Why Is Daddy in Jail?
--for the crime of wanting to see his child.
by Stephen Baskerville
As it is, some twenty-three million American children now live in fatherless households, virtually half a generation. Nearly 2.5 million will join their ranks this year, according to the National Fatherhood Initiative. The crisis of fatherless children has been called "the most destructive trend of our generation" by David Blankenhorn, author of Fatherless America. Even Bill Clinton acknowledges that "the single biggest social problem in our society may be the growing absence of fathers from their children's homes," and Al Gore has declared in more accusatory terms that "absent fathers are behind most social woes." This opinion is shared by almost 80 percent of respondents to a 1996 Gallup poll.
Indeed, nothing else accounts for as many major social problems. Recent figures from the Department of Health and Human Services confirm that violent crime, drug and alcohol abuse, teenage pregnancy, emotional and behavioral disorders, teen suicide, poor school performance and truancy all correlate more strongly to fatherless homes than to any other single factor, surpassing both poverty and race. The overwhelming majority of prisoners, juvenile detention inmates, high school dropouts, pregnant teenagers, adolescent murderers, and rapists all come from fatherless homes.
The Washington Post, New York Times, and other major media bent over backwards to avoid mentioning that young Mitchell Johnson, instigator of the shootings in Jonesboro, Arkansas, had been taken from his father, whom he was said to be close to, and moved to another state. Even as the crisis of fatherhood gains selective recognition by policymakers and the media, however, attention is confined almost entirely to "the prodigal father" who has "abandoned" his children. Fathers now get it from both sides, since the conservative campaign for "responsible fatherhood" may unwittingly reinforce the vilification of fathers in the media and by politicians and feminists. The resulting message is that until proven otherwise, fathers are presumed to be irresponsible louts whose eagerness to desert their families accounts for all our social failures.
Yet Sanford L. Braver, in his recently published book, Divorced Dads: Shattering the Myths, shows that far from abandoning their children, most divorced fathers make heroic efforts against enormous obstacles to stay in touch with them.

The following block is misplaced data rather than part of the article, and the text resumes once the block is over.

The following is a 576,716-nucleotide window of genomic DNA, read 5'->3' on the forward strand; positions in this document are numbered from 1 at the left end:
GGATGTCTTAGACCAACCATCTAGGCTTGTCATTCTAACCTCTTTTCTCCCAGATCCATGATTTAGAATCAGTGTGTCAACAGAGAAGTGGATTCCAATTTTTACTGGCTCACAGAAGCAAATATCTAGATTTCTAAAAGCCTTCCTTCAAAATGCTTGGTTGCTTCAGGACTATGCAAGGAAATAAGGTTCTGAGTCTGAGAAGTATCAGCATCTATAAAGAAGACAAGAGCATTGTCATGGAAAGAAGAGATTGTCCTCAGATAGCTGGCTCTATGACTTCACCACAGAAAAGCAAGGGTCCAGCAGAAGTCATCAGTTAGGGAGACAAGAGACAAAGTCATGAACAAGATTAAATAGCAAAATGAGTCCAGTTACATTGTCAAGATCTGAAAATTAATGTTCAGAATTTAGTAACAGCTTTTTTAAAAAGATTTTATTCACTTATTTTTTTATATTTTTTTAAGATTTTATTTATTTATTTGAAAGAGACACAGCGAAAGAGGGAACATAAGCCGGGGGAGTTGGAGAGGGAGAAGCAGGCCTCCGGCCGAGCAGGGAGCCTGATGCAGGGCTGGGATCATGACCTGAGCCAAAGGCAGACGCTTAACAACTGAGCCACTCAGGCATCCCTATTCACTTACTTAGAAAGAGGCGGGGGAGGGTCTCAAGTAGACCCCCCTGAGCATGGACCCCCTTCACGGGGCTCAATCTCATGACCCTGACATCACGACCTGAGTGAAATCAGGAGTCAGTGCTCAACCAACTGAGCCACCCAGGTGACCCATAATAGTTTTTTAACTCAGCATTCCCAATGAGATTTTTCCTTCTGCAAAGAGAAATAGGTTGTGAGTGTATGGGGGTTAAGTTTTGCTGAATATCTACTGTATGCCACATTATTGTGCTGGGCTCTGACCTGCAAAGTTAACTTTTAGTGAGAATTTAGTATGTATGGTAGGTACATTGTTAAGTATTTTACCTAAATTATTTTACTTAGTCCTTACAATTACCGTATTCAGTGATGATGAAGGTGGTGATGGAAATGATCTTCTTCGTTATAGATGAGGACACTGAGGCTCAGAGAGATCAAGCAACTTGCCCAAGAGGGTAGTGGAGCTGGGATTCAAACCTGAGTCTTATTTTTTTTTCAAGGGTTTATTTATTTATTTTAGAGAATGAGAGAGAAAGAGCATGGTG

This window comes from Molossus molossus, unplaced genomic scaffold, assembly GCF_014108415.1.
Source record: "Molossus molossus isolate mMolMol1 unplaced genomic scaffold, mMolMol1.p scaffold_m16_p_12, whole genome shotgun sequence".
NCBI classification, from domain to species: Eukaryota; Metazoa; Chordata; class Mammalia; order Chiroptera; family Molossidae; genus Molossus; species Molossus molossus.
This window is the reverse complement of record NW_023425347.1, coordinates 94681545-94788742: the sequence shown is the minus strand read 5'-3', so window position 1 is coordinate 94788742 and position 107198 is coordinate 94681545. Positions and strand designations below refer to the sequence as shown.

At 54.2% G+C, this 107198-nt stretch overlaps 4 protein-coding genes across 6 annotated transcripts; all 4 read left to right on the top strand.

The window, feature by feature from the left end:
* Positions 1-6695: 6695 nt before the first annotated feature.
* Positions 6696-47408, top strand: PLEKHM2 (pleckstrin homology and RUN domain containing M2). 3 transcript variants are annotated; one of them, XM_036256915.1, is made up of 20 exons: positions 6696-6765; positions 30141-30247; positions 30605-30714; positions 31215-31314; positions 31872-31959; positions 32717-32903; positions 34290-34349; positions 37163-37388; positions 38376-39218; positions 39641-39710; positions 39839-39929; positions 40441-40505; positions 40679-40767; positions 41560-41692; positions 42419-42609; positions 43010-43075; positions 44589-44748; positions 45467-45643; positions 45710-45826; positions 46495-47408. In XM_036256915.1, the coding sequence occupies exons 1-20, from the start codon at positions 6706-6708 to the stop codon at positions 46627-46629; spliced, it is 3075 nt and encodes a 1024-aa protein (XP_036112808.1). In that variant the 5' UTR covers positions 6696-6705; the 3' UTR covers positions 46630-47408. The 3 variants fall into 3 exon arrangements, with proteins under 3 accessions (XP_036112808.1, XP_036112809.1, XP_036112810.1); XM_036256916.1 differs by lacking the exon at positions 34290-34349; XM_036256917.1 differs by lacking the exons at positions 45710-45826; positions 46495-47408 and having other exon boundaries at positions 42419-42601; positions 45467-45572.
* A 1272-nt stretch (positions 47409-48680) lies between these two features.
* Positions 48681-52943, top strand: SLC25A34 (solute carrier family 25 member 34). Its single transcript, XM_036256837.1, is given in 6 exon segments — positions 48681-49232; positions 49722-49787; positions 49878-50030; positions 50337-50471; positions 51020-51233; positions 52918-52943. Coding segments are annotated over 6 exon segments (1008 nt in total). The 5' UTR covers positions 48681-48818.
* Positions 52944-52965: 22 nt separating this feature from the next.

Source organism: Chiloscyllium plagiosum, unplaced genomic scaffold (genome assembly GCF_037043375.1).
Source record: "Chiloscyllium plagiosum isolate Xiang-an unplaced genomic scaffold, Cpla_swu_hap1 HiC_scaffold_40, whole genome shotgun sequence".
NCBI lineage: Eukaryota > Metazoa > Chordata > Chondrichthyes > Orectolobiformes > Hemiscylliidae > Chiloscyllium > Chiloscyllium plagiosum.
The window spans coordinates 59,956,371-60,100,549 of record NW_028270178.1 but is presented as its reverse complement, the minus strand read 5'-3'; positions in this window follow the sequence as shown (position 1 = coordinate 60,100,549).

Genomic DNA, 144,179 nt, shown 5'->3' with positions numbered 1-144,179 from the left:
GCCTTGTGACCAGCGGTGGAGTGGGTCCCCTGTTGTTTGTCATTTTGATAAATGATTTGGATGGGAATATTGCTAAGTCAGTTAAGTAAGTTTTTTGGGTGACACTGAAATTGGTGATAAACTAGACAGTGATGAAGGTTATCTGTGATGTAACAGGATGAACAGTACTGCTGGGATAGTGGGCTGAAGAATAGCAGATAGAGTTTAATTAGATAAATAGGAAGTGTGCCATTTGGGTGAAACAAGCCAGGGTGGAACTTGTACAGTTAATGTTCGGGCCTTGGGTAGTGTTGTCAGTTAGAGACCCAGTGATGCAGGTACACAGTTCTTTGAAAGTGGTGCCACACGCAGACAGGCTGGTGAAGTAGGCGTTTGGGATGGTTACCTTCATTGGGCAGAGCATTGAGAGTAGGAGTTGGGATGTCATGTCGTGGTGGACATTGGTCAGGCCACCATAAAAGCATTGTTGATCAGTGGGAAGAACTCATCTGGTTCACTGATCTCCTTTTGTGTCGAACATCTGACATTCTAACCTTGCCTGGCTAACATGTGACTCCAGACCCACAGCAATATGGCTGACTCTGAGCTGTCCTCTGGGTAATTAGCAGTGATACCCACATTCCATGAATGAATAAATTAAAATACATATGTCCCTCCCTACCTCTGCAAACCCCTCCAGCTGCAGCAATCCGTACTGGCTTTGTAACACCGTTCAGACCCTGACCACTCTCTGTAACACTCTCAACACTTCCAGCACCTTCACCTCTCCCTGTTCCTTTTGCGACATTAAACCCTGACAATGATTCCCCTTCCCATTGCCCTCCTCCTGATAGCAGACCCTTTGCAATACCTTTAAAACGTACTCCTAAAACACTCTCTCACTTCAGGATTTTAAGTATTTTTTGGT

Scapegoating fathers has predictably done little to alleviate any of the problems associated with father absence. Indeed, it cannot even solve the one problem in terms of which politicians most often proclaim their commitment to father "involvement": the collection of child support. With a massive army of some 59,000 enforcement agents (the Drug Enforcement Administration has about 7,500), the Federal Office of Child Support Enforcement perseveres in its losing battle to squeeze money out of ejected fathers who more often than not are unemployed, impoverished, imprisoned, disabled, or dead. The General Accounting Office found in 1992 that as many as 14 percent of fathers who owe child support are dead, and 66 percent "cannot afford to pay the amount ordered." Some 52 percent earn less than $6,200 a year, according to the Poverty Studies Institute at the University of Wisconsin.
Far more useful than trying to shake down fathers with no money would be to reform a legal system that forces so many fathers out of their children's lives in the first place. But in addition to wives and the judiciary, fathers must also contend with feminist groups, who loom as the most formidable opponents of joint custody laws and are now promoting legislation that would openly legitimate the current epidemic of maternal child-snatching. The purported justification is domestic violence. An article posted on the NOW web site asserts that preserving fathers' rights to the care and protection of their children "is dangerous for women and their children who are trying to leave or have left violent husbands/fathers."